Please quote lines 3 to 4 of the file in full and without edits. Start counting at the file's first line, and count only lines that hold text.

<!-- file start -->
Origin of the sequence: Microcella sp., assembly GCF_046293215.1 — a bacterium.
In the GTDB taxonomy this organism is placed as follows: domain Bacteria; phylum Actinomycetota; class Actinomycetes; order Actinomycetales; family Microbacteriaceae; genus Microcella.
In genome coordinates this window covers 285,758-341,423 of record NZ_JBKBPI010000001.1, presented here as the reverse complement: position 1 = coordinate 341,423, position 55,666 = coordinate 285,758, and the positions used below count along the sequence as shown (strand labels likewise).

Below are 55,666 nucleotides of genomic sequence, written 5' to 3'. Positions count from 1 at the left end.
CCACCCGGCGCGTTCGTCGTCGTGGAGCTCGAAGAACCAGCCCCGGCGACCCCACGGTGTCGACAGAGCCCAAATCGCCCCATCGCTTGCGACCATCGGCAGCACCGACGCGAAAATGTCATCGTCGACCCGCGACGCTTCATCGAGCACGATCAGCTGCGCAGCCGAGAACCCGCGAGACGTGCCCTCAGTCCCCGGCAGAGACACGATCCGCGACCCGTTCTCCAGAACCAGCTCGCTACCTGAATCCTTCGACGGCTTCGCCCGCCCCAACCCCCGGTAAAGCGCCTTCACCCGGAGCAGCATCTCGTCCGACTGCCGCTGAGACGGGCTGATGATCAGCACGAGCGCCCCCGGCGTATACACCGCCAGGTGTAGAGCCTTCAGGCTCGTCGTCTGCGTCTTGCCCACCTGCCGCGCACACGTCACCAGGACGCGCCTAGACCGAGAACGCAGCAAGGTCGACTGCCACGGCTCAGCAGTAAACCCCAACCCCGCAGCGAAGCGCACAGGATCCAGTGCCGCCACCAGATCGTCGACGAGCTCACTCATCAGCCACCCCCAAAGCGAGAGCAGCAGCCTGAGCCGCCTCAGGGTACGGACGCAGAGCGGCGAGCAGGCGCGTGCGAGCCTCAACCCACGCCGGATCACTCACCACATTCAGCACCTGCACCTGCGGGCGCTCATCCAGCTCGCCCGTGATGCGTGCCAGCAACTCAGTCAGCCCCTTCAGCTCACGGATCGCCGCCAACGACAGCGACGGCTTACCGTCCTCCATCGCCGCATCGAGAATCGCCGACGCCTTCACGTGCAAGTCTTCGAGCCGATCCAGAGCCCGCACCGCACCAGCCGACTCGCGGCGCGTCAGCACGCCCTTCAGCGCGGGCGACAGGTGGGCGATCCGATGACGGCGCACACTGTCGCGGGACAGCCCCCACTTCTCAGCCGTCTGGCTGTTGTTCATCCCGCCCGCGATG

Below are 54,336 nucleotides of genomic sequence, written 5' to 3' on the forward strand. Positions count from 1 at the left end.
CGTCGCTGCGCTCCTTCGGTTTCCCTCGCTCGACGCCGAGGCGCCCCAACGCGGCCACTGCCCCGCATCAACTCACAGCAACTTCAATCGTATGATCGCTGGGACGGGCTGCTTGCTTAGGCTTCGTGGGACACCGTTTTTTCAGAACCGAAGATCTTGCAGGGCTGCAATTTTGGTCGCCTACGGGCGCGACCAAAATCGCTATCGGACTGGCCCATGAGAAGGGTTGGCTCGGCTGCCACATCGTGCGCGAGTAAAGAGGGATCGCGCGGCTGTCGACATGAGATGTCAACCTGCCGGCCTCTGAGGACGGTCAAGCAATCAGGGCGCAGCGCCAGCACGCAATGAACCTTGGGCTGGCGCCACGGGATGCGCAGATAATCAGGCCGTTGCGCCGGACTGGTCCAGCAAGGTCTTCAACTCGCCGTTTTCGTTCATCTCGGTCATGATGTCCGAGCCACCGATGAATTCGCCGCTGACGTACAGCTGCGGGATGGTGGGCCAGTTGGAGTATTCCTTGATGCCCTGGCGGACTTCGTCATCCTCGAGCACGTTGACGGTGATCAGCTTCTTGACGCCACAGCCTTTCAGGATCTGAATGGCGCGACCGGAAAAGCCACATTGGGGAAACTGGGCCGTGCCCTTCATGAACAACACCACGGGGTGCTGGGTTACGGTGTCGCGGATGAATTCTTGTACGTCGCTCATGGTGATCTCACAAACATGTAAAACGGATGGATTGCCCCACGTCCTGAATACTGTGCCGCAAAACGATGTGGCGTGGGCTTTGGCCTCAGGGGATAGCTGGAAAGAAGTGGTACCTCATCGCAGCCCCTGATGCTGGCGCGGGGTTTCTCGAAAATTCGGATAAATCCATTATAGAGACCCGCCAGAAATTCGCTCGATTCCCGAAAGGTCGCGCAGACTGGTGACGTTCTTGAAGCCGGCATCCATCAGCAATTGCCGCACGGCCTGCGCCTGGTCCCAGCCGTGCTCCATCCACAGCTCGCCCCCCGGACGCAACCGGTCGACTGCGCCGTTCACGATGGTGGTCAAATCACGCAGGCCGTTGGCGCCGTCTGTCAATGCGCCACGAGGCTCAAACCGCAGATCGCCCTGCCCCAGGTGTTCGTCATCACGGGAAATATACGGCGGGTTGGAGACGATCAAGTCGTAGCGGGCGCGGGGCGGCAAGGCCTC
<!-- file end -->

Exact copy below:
In genome coordinates this window covers 285,758-341,423 of record NZ_JBKBPI010000001.1, presented here as the reverse complement: position 1 = coordinate 341,423, position 55,666 = coordinate 285,758, and the positions used below count along the sequence as shown (strand labels likewise).

Below are 55,666 nucleotides of genomic sequence, written 5' to 3'. Positions count from 1 at the left end.